Persistence, Motivation, and Resilience: Older Youth Aging Out of Foster Care Attending Historically Black Colleges and Universities (HBCUs).
Underserved Populations in the United States: Research, Response and Resilience.
Smith, Belinda Davis. Wilson, Dana Burdnell. Lane, Tiffany Y. Harry, Sonja V. Marshall, Isiah, Jr.
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Published: September 2015
Journal of Family Strengths
Vol. 15, No. 1; art. 2 , p. 1-34
Digital Commons @ the Texas Medical Center
Many young adults involved with the child welfare system have a unique set of circumstances and needs. As they come of age, separated from their families of origin, additional services and supports are warranted to achieve their goals in life. This qualitative study explores the experiences of youth who have been impacted by the foster care system and are enrolled at a Historically Black College and University (HBCU) in the Mid-Atlantic region. Using a phenomenological approach, participants were interviewed regarding their motivation to attend an HBCU. Journey to College and Current College Experiences were two major themes that emerged from the interviews, along with several sub themes. The need for additional research and implications for child welfare social work practice are discussed. (Author abstract)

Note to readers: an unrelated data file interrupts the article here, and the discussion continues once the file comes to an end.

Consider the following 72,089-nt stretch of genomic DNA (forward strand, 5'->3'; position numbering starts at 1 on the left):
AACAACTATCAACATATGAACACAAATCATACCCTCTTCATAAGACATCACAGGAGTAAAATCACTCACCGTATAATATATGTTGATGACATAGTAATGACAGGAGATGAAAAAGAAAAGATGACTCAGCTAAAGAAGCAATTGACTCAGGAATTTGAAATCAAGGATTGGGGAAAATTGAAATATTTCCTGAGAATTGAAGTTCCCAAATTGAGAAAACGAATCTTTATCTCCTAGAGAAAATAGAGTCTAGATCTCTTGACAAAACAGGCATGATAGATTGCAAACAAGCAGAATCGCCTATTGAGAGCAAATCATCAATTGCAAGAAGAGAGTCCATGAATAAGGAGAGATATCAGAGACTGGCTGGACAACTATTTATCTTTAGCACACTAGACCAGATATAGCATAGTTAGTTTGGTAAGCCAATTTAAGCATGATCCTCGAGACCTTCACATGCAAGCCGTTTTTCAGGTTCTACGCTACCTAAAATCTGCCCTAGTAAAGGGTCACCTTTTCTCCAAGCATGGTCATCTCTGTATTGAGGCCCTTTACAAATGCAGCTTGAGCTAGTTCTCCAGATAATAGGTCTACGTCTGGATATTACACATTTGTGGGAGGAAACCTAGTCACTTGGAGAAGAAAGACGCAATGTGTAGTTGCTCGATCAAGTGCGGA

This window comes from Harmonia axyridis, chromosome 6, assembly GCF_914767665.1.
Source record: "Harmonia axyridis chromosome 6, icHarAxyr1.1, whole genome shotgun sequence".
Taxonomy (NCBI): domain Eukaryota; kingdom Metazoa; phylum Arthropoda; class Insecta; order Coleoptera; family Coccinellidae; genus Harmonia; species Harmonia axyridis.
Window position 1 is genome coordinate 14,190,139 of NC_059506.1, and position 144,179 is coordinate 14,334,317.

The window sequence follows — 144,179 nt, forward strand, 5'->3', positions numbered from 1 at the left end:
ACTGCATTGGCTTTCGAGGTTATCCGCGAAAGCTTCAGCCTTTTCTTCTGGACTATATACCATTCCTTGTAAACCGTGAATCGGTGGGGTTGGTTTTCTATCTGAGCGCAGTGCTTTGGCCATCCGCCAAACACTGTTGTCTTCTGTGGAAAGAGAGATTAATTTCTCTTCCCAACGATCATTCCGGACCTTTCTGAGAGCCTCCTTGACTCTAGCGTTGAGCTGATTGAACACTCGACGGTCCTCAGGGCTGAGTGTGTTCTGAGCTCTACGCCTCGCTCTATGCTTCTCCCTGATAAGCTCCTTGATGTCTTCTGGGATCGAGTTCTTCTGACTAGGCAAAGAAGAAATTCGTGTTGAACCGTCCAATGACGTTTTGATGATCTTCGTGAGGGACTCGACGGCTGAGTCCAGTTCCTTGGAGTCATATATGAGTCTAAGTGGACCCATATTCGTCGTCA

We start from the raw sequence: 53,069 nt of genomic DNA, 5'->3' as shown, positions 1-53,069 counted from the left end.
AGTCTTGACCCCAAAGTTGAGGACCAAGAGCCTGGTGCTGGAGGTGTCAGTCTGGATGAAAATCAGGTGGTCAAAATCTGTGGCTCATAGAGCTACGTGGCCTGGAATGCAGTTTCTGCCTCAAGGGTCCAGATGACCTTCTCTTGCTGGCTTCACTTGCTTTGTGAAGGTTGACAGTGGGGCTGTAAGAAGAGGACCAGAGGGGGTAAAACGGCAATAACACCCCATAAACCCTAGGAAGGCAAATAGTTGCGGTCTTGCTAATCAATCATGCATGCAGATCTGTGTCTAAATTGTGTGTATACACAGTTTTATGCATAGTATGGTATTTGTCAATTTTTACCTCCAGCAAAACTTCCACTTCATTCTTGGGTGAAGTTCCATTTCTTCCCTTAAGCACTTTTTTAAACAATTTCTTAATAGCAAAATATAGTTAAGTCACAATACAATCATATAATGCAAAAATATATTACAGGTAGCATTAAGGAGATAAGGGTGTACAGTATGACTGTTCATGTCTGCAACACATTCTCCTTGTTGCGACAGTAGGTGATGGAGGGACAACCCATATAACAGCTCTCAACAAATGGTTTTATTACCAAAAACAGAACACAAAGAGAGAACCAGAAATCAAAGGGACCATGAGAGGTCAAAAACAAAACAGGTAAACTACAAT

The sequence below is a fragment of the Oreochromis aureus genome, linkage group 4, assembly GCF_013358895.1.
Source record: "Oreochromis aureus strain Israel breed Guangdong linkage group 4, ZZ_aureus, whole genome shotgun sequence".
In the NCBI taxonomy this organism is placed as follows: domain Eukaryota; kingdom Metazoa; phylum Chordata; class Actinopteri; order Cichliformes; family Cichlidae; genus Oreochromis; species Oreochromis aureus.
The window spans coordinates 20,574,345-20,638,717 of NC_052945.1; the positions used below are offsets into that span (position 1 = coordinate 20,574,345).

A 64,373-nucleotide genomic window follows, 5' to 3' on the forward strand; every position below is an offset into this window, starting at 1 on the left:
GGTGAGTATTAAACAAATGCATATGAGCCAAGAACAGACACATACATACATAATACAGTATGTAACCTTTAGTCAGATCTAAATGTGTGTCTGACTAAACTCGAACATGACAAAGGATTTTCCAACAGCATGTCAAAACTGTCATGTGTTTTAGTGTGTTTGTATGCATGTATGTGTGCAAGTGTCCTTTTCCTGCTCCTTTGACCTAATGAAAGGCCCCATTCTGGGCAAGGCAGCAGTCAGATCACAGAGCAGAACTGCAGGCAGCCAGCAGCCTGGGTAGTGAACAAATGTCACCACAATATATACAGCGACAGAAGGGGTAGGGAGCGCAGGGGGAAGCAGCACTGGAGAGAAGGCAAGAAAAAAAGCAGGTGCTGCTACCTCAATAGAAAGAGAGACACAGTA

foster adolescents; african americans; aging out; independent living; postsecondary education; universities; qualitative research; studies